lately imposed on the colonies, and more still, and weightier, against that of the stamps lately projected by the ministers, and now proposed for the sanction of parliament. For, whereas these stamp duties were laid gradually on the people of Great Britain, they are now to be saddled, all at once, with all their increased weight, on those of the colonies; and if these same duties were thought so grievous in England, on account of the great variety of occasions in which they were payable, and the great number of heavy penalties, which the best meaning persons might incur, they must be to the last degree oppressive in the colonies, where the people, in general, cannot be supposed so conversant in matters of this kind, and numbers do not even understand the language of these intricate laws, so foreign to their ordinary pursuits of agriculture and commerce.*
* It should be added, that these laws, which savor 100 much of their native soil, and bear too distinctly the character of that subtilty for which the English financial system is distinguished, must be viewed by foreigners as insidious snares, and tend to discourage them from emigrating, with their families, to the American shores. Need any one be told how prejudicial this would prove to their growing population, and, by rebound, to the interests of England herself?
Finally, as the money produced by these duties, according to the terms of the bill proposed, is required to be paid into the English treasury, the colonies, already impoverished by commercial prohibitions, must, in a short time, be drained of all their specie, to the ruin of their commerce, both internal and external.'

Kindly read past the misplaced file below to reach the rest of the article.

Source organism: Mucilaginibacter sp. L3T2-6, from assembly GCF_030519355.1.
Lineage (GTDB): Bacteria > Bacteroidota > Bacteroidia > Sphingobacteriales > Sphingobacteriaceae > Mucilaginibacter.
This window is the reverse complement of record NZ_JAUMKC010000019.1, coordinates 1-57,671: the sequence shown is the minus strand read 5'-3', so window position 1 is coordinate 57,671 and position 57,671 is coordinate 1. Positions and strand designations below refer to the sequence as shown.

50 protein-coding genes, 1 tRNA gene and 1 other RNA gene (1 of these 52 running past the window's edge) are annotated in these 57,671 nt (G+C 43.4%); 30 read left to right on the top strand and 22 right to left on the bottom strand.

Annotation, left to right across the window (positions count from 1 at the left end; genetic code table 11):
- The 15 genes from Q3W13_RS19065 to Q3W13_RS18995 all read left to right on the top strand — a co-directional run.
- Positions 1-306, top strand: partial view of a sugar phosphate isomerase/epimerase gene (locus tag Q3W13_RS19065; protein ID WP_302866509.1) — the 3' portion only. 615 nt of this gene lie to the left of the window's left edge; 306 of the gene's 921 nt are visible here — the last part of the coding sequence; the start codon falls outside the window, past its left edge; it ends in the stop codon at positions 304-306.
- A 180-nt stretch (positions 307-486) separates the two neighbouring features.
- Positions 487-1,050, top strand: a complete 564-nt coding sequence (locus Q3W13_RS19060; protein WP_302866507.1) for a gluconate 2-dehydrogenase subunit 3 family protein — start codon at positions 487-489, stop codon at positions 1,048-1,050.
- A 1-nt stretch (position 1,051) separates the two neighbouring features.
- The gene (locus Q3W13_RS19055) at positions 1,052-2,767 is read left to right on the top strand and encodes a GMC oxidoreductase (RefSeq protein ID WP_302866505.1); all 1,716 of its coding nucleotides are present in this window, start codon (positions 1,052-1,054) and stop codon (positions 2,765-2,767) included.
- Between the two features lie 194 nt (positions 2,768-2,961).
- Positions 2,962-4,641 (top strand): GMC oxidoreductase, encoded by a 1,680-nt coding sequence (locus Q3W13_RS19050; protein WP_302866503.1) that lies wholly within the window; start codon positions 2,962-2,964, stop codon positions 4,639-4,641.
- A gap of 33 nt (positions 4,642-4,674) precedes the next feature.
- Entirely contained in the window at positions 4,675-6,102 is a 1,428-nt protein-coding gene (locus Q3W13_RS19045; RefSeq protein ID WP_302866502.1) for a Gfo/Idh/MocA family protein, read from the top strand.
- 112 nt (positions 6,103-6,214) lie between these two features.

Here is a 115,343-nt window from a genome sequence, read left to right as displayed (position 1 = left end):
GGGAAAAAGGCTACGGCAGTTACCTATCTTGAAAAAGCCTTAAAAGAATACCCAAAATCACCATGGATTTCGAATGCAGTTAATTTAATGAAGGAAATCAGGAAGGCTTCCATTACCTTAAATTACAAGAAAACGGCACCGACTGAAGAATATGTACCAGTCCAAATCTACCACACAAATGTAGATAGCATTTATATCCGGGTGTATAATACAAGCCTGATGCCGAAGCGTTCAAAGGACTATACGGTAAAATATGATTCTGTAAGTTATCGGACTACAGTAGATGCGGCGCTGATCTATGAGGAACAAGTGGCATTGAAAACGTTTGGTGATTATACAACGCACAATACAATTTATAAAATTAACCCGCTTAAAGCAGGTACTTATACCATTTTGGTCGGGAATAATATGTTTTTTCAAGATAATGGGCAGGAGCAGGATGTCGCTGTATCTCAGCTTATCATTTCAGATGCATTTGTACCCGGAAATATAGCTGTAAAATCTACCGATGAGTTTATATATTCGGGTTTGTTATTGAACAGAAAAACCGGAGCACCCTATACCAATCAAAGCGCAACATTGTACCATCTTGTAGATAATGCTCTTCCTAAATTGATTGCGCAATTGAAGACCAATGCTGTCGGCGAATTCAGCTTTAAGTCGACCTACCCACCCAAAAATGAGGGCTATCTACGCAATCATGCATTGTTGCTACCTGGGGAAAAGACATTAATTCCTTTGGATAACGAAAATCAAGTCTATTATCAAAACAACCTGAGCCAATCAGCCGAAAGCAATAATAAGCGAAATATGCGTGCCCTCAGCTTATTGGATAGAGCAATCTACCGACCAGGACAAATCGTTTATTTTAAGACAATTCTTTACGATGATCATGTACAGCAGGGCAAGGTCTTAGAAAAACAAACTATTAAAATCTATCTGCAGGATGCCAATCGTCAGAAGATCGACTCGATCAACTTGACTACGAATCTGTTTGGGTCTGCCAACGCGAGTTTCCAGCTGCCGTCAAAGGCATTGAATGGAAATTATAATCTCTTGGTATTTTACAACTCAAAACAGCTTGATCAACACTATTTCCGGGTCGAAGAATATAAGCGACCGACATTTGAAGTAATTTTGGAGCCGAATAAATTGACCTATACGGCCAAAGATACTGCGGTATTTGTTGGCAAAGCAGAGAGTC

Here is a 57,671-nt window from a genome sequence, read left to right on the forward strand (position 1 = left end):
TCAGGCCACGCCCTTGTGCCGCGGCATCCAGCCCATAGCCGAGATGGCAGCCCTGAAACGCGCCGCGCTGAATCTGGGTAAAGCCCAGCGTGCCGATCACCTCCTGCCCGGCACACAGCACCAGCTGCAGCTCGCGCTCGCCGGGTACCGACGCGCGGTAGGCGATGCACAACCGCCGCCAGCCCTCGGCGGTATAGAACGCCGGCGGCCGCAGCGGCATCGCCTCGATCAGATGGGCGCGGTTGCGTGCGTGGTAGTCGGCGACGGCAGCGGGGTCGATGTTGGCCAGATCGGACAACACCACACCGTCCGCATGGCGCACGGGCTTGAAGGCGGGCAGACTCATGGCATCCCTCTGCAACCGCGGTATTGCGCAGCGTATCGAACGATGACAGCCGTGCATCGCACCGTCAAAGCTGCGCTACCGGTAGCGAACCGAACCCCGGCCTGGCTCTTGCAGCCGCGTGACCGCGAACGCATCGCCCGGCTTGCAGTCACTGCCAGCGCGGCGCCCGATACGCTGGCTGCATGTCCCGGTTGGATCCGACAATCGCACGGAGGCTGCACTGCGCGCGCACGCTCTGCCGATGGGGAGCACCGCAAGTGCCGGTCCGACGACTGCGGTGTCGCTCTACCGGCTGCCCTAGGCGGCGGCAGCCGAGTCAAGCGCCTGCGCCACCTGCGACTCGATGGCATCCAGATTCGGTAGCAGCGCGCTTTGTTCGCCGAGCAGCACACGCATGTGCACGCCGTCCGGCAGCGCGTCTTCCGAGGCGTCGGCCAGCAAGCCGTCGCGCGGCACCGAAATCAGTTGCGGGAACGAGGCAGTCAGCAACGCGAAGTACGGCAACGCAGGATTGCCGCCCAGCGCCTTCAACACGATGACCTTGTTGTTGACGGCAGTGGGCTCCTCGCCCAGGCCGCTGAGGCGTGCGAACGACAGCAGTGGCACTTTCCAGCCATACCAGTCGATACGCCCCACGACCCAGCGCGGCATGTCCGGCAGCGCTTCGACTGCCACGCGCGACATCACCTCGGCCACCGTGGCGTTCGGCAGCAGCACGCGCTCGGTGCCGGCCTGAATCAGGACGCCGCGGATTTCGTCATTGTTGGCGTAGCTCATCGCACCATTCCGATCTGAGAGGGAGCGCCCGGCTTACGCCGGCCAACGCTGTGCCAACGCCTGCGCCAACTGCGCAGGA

On the part of the ministers, these objections were answered, as follows:
· First of all, it is necessary to banish from the present question all this parade of science and erudition, so pompously displayed by our opponents, and which they have collected from the books of speculative men, who have written upon the subject of government. All these refinements and arguments of natural lawyers, such as Locke, Selden, Puffendorff, and others, are little to the purpose, in a question of constitutional law.
And nothing can be more absurd, than to hunt after antiquated charters, to argue from thence the present English constitution ; because the constitution is no longer the same ; and nobody knows what it was, at some of the times ihat are quoted ; and there are things even in Magna Charta, which are not constitutional now. All these appeals, therefore, to the records of antiquity, prove nothing as to the constitution such as it now is.
* This constitution has always been subject to continual changes and modifications, perpetually gaining or losing something; nor was the representation of the commons of Great Britain formed into any certain system, till the reign of Henry VII.
* See Note II.